Dumaguete PNB transferred to APT; (3) the proceeds from the sale of
UPSUMCO sugar from 27 August 1987 onwards which PNB credited to APT;
and (4) the amounts paid to PHILSUCOR. UPSUMCO did not include in its
Complaint the last item because it could not have done so, having
discovered the documentary evidence on this matter only during the course

of the trial after the trial court allowed the examination of PNB's books.
However, we agree with the trial court that such falls under UPSUMCO's
prayer in its Amended Complaint for the payment of the proceeds of "sugar
[PNB] sold and/or liquidated" after the foreclosure on 27 August 1987 as PNB
paid PHILSUCOR using funds taken from such sale.39
For the other items awarded to UPSUMCO, the following modifications are in
order:
(1) On the trial court's order for APT to pay the cost for the milling plant's
maintenance and operating expenses, ordinarily, the mortgagor retains
ownership of the foreclosed property during the redemption period, 40 and
thus remains liable for the maintenance expenses. However, in the present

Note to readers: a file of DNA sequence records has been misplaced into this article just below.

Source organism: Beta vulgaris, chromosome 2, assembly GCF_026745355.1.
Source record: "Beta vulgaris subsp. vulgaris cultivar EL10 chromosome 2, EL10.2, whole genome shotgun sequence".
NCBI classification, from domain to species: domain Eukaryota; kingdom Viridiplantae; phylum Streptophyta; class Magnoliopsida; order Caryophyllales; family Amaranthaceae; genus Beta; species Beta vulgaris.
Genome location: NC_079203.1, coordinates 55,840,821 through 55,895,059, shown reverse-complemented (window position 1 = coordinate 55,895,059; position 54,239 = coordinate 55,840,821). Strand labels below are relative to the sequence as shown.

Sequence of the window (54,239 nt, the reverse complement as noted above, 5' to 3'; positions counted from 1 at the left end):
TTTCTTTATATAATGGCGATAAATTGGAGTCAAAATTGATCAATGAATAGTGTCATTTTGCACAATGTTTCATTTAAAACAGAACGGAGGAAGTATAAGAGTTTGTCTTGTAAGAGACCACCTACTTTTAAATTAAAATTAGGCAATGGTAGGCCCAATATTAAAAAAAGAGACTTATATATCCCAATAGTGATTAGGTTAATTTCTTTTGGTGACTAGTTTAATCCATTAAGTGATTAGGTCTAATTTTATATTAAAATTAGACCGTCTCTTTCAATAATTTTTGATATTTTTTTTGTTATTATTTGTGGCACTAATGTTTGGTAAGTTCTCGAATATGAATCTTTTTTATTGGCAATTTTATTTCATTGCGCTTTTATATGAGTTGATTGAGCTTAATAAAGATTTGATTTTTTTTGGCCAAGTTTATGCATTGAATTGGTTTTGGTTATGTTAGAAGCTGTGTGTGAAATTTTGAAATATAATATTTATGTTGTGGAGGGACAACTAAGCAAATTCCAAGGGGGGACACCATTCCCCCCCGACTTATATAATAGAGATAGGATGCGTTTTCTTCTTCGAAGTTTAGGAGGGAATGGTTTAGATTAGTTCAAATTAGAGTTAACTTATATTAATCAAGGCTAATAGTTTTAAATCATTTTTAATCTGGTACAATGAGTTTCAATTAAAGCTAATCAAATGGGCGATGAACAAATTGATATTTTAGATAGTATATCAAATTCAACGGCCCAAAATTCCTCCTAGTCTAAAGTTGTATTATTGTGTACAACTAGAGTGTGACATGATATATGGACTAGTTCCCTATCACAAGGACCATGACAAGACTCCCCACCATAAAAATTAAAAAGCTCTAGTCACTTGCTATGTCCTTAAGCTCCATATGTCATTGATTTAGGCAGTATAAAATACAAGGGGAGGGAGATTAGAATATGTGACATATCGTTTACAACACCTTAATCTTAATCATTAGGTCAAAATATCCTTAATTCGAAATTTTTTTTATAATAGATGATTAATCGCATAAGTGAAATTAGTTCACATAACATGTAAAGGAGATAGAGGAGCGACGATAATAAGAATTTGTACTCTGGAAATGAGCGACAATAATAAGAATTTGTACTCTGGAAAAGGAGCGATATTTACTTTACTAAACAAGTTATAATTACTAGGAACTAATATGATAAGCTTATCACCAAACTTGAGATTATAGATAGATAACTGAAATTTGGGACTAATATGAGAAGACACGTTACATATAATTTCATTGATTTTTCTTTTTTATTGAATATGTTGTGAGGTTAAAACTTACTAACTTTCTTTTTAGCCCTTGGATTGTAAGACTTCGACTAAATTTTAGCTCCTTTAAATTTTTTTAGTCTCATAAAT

case, UPSUMCO waived its redemption right. This had the effect of
consolidating ownership over the foreclosed properties to APT effective 27
August 1987, the date of foreclosure. APT's ownership continued until it sold
the milling plant to URSUMCO on 29 December 1987. Thus, APT is liable for
the milling plant's maintenance and operating expenses only from 27 August
1987 to 29 December 1987.rbl r l l lbrr
During the trial, UPSUMCO showed that it paid for the maintenance and
operating expenses from 3 September 1987 to "January 1988." UPSUMCO
thus waived presenting evidence on the expenses from 27 August 1987 to 3
September 1987. On the other hand, the expenses incurred after 29
December 1987 cannot be charged to APT. Hence, in the execution of this
judgment, the trial court is ordered to recompute the amount chargeable to
APT covering the period 3 September 1987 to 29 December 1987 only. This
does not entail reception of new evidence but only a mathematical
computation to proportionately reduce the amount payable taking into
account the shortened period;41
(2) On the award of exemplary damages, we also find this appropriate to set
an example to creditor banks and their assignees not to trifle with the funds
of their depositors or debtors, as the case may be. 42 However, since
exemplary damages cannot be awarded by itself but must be given in
addition to moral, temperate, or actual damages, none of which the trial
court awarded,43 we further order respondents to jointly and severally pay
UPSUMCO nominal damages in the amount of P100,000. This is but proper as
respondents clearly violated UPSUMCO's right to enjoy and have control over